I have just mentioned a distinction between the industrial revolution and the scientific revolution. The distinction is not clear-edged, but it is a useful one, and I ought to try to define it now. By the industrial revolution, I mean the gradual use of machines, the employment of men and women in factories, the change in this country from a population mainly of agricultural labourers to a population mainly engaged in making things in factories and distributing them when they were made. That change, as I have said, crept on us unawares, untouched by academics, hated by Luddites, practical Luddites and intellectual ones. It is connected, so it seems to me, with many of the attitudes to science and aesthetics which have crystallised among us. One can date it roughly from the middle of the eighteenth century to the early twentieth. Out of it grew another change, closely related to the first, but far more deeply scientific, far quicker, and probably far more prodigious in its result. This change comes from the application of real science to industry, no longer hit and miss, no longer the ideas of odd ‘inventors’, but the real stuff.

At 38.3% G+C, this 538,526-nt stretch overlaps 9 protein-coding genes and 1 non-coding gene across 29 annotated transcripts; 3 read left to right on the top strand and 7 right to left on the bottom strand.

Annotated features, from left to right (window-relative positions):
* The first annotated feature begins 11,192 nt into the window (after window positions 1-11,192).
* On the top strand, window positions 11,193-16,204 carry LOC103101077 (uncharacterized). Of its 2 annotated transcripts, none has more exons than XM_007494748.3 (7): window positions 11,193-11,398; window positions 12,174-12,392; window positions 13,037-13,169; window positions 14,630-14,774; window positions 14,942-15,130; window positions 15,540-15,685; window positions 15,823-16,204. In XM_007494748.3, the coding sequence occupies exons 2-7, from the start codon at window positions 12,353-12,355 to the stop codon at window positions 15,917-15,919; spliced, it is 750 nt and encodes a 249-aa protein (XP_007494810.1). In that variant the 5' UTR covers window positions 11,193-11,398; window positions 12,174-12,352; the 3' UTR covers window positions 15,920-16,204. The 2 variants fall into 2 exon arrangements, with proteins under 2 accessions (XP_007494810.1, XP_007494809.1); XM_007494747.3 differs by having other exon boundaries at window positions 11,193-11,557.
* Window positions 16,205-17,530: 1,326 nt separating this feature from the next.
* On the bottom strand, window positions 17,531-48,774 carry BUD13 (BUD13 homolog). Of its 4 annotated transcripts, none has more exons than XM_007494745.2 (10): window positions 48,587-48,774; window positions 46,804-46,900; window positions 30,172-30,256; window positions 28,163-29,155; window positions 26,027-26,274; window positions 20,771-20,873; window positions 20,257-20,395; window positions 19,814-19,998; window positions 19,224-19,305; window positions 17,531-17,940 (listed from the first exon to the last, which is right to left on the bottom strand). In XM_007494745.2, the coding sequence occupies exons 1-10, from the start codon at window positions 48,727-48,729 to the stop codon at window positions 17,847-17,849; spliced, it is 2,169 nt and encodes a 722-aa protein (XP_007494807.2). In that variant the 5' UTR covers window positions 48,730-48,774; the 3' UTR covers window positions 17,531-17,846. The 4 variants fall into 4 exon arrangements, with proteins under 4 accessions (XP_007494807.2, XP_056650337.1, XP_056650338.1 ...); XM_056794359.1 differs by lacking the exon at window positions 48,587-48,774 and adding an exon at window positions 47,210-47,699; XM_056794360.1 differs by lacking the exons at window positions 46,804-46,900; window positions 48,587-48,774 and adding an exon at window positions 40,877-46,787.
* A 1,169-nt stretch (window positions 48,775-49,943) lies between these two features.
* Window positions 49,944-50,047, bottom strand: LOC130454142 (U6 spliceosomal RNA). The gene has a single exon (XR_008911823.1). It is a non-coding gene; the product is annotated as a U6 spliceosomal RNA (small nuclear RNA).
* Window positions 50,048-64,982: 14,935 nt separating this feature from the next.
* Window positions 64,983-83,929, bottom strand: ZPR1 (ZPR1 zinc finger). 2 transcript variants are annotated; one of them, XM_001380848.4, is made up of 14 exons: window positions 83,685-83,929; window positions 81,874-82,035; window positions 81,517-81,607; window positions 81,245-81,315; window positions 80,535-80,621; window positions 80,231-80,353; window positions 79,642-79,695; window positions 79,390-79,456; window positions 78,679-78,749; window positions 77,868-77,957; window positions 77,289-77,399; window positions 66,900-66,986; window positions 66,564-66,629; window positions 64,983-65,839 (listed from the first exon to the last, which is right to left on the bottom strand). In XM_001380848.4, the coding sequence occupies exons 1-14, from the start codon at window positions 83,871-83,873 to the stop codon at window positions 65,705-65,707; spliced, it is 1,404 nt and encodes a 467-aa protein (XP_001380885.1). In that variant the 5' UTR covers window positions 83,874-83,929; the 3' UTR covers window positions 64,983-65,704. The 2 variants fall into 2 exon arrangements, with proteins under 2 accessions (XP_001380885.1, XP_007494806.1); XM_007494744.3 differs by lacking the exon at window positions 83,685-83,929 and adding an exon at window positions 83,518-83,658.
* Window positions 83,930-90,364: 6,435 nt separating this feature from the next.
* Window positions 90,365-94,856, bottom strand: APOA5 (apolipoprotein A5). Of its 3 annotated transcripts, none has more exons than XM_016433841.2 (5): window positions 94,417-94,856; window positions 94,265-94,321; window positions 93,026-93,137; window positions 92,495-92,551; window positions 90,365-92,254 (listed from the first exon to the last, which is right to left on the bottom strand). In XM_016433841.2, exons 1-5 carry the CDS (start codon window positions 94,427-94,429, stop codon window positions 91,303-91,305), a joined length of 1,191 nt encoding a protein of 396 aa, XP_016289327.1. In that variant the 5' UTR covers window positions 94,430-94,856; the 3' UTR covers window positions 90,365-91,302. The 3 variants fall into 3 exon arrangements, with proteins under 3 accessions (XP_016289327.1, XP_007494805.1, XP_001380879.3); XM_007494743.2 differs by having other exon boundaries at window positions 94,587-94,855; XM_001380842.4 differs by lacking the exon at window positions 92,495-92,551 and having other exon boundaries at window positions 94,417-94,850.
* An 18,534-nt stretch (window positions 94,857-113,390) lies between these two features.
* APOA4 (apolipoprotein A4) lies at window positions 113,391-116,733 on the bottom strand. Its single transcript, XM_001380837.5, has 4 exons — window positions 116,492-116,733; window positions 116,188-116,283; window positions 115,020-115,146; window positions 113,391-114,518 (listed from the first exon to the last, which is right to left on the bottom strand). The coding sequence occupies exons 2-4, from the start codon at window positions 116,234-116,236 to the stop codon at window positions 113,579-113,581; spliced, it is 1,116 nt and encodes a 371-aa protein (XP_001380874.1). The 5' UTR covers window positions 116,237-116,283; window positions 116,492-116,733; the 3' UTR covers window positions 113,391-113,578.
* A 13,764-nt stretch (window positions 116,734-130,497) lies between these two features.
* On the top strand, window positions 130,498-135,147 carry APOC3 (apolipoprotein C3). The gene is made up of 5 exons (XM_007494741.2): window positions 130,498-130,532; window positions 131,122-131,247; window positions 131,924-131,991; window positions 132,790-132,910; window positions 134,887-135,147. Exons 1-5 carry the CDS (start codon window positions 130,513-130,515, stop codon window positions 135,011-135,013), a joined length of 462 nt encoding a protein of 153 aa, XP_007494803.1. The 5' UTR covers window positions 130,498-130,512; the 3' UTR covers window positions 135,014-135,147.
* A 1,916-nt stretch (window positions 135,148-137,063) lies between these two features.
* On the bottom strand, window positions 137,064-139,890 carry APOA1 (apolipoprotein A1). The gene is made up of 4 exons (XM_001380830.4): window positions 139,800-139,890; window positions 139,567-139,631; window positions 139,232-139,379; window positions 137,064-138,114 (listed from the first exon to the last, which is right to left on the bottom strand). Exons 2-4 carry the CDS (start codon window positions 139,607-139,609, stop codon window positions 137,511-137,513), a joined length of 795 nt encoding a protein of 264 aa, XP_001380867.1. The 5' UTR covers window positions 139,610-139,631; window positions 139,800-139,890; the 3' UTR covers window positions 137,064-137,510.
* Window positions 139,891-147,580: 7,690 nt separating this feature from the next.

Dating this second change is very largely a matter of taste. Some would prefer to go back to the first largescale chemical or engineering industries, round about sixty years ago. For myself, I should put it much further on, not earlier than thirty to forty years ago— and as a rough definition, I should take the time when atomic particles were first made industrial use of.